WATERTOWN — The city will open an investigation into allegations of a hostile work environment against City Manager Rick Finn.
Mayor Joseph M. Butler Jr. confirmed a female department head has filed a formal complaint against Mr. Finn. The complaint was filed on Wednesday with City Attorney Robert J. Slye and the city’s human resources department.
The mayor learned of the complaint on Wednesday; the city has contacted an independent human resources consultant, Public Sector HR Consultants, Glenville, to conduct the investigation.
Councilman Cody J. Horbacz said the unidentified female employee believes she’s been “treated unfairly.”
“There’s going to be an investigation and we’ll take it seriously,” he said. “We’ll take action if necessary.”
Although he would not name the employee, Councilman Horbacz said he’s been approached by a couple of other female employees who have described a hostile work environment. He would not discuss the specifics of the complaints on Thursday night.
The Watertown Daily Times has learned that the department head submitted reports of a series of incidents involving Mr. Finn and witnesses who could verify the alleged occurrences.
Mr. Finn declined to discuss the allegations.
“I have no comment right now,” he said Thursday night.
The mayor and the councilman have not talked to Mr. Finn.
Councilman Horbacz said that council will need to make sure that the department head will not receive any retaliation for submitting the complaint.
Mayor Butler also stressed that employees would be encouraged to come forward if they feel they’ve been treated unfairly.
The city chose the Glenville firm because it has handled other HR issues in the past for the city, Mayor Butler said.
In recent weeks, there have been rumblings at City Hall about issues involving Mr. Finn and female city employees. Mayor Butler would not say that he or City Council knew about complaints against the city manager prior to when the complaint was filed.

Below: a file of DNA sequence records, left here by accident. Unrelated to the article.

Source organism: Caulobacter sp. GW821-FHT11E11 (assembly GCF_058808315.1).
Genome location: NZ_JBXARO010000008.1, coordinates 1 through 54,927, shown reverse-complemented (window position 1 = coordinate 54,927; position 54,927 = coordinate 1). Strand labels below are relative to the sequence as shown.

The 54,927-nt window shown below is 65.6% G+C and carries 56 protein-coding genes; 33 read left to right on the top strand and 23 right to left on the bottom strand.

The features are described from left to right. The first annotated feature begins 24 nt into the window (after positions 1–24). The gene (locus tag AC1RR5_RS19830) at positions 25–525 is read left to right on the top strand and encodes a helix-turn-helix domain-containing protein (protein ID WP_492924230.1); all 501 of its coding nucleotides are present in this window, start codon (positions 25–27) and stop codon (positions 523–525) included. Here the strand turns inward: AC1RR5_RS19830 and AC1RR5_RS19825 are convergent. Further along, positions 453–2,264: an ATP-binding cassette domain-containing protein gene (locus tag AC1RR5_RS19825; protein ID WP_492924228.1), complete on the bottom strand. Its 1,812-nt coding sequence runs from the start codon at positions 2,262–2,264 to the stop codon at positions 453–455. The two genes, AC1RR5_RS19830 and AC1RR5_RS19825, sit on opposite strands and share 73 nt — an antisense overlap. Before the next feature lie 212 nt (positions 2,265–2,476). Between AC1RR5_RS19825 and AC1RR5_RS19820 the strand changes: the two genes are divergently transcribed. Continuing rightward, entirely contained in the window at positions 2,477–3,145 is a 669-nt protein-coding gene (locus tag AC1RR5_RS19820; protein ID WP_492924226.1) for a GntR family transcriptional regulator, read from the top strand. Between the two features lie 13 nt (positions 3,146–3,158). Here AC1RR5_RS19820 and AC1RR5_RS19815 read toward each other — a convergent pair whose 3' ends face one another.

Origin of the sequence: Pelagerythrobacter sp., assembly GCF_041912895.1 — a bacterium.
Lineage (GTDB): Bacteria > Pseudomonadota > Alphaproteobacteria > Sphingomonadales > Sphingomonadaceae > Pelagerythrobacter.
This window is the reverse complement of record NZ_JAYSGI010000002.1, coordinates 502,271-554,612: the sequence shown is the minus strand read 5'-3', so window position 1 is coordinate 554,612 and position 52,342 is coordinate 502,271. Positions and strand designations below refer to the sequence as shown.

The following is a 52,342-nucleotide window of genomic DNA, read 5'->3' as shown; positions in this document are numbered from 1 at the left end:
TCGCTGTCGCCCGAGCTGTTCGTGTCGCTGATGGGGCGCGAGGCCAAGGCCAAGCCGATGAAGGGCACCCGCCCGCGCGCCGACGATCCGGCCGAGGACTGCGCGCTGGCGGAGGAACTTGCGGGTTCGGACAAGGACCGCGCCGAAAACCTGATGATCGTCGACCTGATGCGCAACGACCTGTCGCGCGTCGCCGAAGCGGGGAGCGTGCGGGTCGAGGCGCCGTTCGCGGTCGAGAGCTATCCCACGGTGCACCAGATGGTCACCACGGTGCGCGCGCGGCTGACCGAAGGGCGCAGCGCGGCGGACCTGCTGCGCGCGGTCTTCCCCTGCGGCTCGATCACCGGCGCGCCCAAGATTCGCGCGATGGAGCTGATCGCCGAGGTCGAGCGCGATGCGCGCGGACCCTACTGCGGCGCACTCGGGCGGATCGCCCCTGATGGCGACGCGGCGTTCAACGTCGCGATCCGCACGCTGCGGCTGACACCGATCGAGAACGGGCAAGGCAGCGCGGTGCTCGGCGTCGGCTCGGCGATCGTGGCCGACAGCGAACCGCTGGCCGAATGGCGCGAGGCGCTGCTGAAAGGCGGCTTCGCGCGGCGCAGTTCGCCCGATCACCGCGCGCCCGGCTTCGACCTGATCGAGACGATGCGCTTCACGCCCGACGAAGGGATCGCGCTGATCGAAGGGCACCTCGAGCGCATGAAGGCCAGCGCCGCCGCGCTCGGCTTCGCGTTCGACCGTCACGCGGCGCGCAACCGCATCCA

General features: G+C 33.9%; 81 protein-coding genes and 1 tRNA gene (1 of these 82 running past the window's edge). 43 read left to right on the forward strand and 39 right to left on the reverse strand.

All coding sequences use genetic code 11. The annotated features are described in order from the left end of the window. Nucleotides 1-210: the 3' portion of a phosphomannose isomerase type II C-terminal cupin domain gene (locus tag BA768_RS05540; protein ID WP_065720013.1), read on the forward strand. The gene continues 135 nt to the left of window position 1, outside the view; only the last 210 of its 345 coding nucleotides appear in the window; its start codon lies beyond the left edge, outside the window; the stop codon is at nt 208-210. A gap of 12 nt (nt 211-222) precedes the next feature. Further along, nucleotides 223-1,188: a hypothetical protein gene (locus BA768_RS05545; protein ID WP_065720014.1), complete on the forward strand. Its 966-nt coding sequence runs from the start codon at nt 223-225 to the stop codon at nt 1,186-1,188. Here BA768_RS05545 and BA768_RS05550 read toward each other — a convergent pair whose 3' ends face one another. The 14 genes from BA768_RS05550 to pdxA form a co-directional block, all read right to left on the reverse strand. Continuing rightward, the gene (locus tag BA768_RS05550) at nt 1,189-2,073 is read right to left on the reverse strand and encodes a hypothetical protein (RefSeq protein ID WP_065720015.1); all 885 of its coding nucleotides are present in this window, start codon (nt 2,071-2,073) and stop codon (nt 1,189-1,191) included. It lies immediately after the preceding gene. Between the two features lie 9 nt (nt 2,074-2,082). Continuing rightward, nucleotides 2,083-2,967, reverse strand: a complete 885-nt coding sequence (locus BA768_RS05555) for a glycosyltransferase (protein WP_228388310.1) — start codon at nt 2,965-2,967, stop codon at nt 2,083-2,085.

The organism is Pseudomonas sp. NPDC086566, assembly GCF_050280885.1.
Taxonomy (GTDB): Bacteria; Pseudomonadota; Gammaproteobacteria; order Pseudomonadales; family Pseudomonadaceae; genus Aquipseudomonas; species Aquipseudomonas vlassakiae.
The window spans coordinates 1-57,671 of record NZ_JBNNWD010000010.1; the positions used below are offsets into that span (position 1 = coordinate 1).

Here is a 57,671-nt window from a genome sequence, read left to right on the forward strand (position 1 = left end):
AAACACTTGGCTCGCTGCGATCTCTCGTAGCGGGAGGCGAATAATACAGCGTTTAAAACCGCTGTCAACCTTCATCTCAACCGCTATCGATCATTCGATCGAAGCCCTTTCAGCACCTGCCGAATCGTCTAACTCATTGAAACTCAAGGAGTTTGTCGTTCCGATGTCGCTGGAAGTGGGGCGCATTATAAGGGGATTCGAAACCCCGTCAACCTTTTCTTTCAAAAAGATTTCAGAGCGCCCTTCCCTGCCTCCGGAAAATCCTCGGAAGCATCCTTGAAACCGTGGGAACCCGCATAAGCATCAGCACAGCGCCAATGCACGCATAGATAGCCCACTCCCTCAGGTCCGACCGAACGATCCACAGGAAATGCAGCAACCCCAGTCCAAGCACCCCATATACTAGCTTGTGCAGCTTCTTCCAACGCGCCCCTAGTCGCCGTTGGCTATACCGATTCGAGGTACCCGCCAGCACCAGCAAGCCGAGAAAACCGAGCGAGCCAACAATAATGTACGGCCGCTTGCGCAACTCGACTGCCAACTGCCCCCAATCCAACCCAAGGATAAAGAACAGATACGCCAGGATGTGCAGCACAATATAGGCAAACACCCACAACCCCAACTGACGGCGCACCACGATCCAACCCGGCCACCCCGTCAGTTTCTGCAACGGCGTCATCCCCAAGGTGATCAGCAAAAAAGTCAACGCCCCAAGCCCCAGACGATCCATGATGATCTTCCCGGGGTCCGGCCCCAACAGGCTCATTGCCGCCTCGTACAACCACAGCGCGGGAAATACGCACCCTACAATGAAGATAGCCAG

“The council can’t do anything until a formal complaint is filed,” he said. “You can’t go by rumors, innuendo or anything oral. It has to be in writing.”
Under his leadership, the city has put together strategic and comprehensive plans for the city. In recent months, however, council members have expressed concerns about communication issues involving a proposal to move council chambers to the new city courtroom on the first floor and combining the grounds crews in the parks and public works departments.
Mr. Finn replaced former City Manager Sharon A. Addison, whose contract was not renewed by council in January 2018. He is under contract with the city until next July when council members could decide whether to renew it.
Mr. Finn was unanimously appointed to the position in July 2018 amid reports of complaints from employees and elected officials about his management style and the way he handled some issues in other communities he worked.
Both the mayor and Councilman Horbacz defended the way they handled looking into the complaints into Mr. Finn’s prior employment in those communities.
They said council did their “due diligence” in looking at his prior experience, noting elected officials from one community wrote a letter exonerating Mr. Finn.
Mr. Finn was city manager at numerous locations, including Sandusky, Ohio; Sun Prairie, Wis.; Takoma Park, Md.; and Peekskill, N.Y. Most recently, he worked as the city manager in Bay City until he left in June 2017.
Council members Sarah V. Compo, Ryan Henry Wilkinson and Lisa A. Ruggiero could not be reached for comment on Thursday.